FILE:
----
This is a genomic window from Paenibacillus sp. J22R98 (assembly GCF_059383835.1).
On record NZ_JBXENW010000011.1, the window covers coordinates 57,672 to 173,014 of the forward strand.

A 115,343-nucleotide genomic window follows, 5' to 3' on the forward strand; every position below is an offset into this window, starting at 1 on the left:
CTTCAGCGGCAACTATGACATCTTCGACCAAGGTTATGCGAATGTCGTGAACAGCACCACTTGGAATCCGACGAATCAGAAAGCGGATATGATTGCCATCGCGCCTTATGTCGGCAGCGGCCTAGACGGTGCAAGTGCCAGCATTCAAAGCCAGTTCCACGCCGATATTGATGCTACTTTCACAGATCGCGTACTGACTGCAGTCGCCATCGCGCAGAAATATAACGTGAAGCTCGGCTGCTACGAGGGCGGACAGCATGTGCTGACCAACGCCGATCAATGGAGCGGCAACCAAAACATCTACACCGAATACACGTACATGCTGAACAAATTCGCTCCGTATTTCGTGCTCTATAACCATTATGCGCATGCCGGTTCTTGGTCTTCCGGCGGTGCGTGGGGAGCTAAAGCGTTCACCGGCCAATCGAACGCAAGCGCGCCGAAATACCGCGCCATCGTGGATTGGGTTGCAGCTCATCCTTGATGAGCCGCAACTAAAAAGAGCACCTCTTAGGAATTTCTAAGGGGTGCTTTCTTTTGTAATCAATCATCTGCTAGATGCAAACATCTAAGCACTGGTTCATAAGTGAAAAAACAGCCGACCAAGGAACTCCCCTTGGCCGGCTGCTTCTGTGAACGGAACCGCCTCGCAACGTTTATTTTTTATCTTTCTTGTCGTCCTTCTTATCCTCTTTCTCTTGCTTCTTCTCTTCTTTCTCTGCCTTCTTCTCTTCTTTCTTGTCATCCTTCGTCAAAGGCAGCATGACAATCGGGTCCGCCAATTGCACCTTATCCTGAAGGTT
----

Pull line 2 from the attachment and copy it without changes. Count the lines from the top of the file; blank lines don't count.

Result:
On record NZ_JBXENW010000011.1, the window covers coordinates 57,672 to 173,014 of the forward strand.